No excuse for AI to pilfer news content, media tells Senate
WASHINGTON (CN) — A group of witnesses representing local and national media organizations urged lawmakers Wednesday to step in and prevent artificial intelligence companies from using copyrighted news content without proper credit or compensation.
Members of Congress have for months tried to get their arms around emerging AI technology, consulting experts and stakeholders in an effort to hammer out a plan for regulating the fast-growing industry.
The legislative charge, championed in the Senate by its Judiciary Committee, has shone a spotlight on some of the potential pitfalls of artificial intelligence left unchecked, such as the negative effects of generative AI — tools that are trained with content available on the internet — on intellectual property rights.
A group of media advocates echoed those concerns Wednesday, warning lawmakers during a hearing in the Judiciary Committee’s privacy and technology subpanel that generative AI poses a threat to the journalism industry, particularly at the local level.
AI companies scrape news content from the internet to train their generative language models, said Danielle Coffey, president and CEO of the newspaper trade association the News Media Alliance.
According to research commissioned by her organization, AI models can produce “summaries, excerpts and even full verbatim copies of articles written and fact-checked by human journalists” if prompted by a user, Coffey said.
Reproductions of news content generated by AI are often used without authorization and are sometimes scraped from behind an outlet's paywall, Coffey added.
“These outputs compete in the same market, with the same audience, and serve the same purpose as the original articles that feed the algorithms in the first place,” she said.
Curtis LeGeyt, president and CEO of the National Association of Broadcasters told the Judiciary Committee that broadcast journalists are equally affected by this trend.
“The use of broadcasters’ news content in AI models without authorization diminishes our audience’s trust and our reinvestment in local news,” LeGeyt said. “Broadcasters have already seen numerous examples where content created by our journalists has been ingested and regurgitated by AI bots with little or no attribution.”
AI companies have argued that training their models on copyrighted news material and other content is protected under the “fair use” provision of U.S. intellectual property law, which allows the reproduction of copyrighted work for purposes such as research, criticism or commentary.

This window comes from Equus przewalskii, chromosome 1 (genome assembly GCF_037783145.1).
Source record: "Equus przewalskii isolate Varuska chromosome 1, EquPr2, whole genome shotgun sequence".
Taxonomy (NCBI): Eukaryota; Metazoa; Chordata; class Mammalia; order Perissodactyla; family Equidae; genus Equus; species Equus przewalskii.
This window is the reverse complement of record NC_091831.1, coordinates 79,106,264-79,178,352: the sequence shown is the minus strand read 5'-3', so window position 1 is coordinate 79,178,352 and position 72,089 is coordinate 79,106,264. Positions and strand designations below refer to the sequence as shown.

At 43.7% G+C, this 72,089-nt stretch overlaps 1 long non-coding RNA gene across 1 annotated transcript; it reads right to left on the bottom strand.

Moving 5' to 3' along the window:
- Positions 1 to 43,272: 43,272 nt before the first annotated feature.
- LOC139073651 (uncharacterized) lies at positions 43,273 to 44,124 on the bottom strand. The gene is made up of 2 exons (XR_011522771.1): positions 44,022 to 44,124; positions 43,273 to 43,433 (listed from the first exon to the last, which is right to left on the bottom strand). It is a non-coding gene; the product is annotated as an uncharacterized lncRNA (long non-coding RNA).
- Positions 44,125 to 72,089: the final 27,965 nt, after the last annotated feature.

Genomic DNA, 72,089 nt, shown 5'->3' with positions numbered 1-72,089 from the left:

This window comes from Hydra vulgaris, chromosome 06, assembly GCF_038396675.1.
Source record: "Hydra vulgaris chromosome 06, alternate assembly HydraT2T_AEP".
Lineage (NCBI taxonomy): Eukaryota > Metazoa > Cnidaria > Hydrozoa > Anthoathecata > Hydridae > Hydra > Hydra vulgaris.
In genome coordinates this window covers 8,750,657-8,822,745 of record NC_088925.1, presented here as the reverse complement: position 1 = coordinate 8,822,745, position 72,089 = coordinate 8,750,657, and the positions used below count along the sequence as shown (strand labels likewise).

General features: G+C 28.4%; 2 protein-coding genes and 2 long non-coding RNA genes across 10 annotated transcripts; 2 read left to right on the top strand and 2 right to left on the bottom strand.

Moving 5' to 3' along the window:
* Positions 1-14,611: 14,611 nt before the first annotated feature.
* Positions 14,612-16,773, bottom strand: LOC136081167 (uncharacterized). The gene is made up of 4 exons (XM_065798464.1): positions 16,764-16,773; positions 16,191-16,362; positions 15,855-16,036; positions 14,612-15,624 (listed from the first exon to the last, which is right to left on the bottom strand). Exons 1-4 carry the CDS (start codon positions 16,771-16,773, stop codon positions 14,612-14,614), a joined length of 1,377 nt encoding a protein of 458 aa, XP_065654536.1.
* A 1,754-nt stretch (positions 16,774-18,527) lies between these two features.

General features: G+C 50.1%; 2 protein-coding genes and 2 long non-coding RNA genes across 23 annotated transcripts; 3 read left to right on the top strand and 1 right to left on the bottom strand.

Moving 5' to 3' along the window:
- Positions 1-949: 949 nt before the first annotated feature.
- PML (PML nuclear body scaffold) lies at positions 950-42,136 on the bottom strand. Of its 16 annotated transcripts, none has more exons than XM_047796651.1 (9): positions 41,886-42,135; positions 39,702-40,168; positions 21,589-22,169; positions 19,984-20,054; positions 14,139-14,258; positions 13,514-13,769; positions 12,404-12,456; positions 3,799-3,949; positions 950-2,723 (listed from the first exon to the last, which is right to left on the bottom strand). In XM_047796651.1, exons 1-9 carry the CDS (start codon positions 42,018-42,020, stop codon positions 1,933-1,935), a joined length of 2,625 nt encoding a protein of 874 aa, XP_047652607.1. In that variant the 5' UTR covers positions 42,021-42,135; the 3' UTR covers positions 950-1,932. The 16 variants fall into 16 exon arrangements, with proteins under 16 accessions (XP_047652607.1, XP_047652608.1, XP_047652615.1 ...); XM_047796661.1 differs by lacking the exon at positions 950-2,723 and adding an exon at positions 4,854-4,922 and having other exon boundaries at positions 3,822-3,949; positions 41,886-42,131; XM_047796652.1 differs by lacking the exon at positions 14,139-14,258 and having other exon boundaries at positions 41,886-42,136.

OpenAI, which owns the generative AI tool known as ChatGPT, made such a contention in a November filing with the U.S. Copyright Office, writing that training AI models falls “squarely in line with established precedents recognizing that the use of copyrighted materials by technology innovators in transformative ways is entirely consistent with the law.”
The interpretation of the fair use statute is a focal point of a lawsuit against OpenAI in December by The New York Times, which claims ChatGPT users can obtain word-for-word reproductions of the Times’ reporting, sidestepping the paper’s subscription fee and running afoul of intellectual property rights. In a statement published Monday, OpenAI doubled down on its claim that scraping news content for its generative models falls under fair use and noted that it gives organizations the opportunity to opt-out.
Roger Lynch, CEO of media company Condé Nast, told the Senate panel Wednesday that the opt-out feature does little to alleviate copyright issues.
“They’ve already trained their models,” Lynch said. “The only thing the opt-outs will do is to prevent a new competitor from training new models to compete with them.”
Coffey argued the uses of news material by AI developers goes “far beyond the guardrails set by the courts.”
Congress needs to clarify copyright law to ensure that the use of publisher content for training AI models does not fall under fair use, he continued, forcing companies to negotiate licensing deals with news organizations.
At least one expert, though, said that he was skeptical about whether lawmakers should intervene on behalf of the media.
Jeff Jarvis, a professor at CUNY’s Graduate School of Journalism, said Congress should “promise first to protect the rights of speech and assembly that have been made possible by the internet.”
Jarvis positioned the proliferation of AI models as an opportunity for users to more actively engage with news content. Such opportunities, he said, are put at risk “if we fence off the open internet.”
Pushing back on arguments against fair use, Jarvis pointed out that journalists use the copyright provision every day in their work. Limiting free use, or forcing AI companies to license news content, could set precedents “that may affect journalists,” he said, “but will also affect small open-source efforts to compete with Big Tech companies.”
“Please base decisions that affect internet rights on rational proof of harms, not media’s moral panic,” Jarvis said.
Coffey, meanwhile, said news organizations are not opposed to using AI, arguing instead that the press should not be “disregarded at the expense of these new and exciting technologies.”
“We want to help developers realize their potential in a responsible way,” she said. “A constructive solution will benefit all interested parties and society at large and avoid protracted uncertainty in the courts.”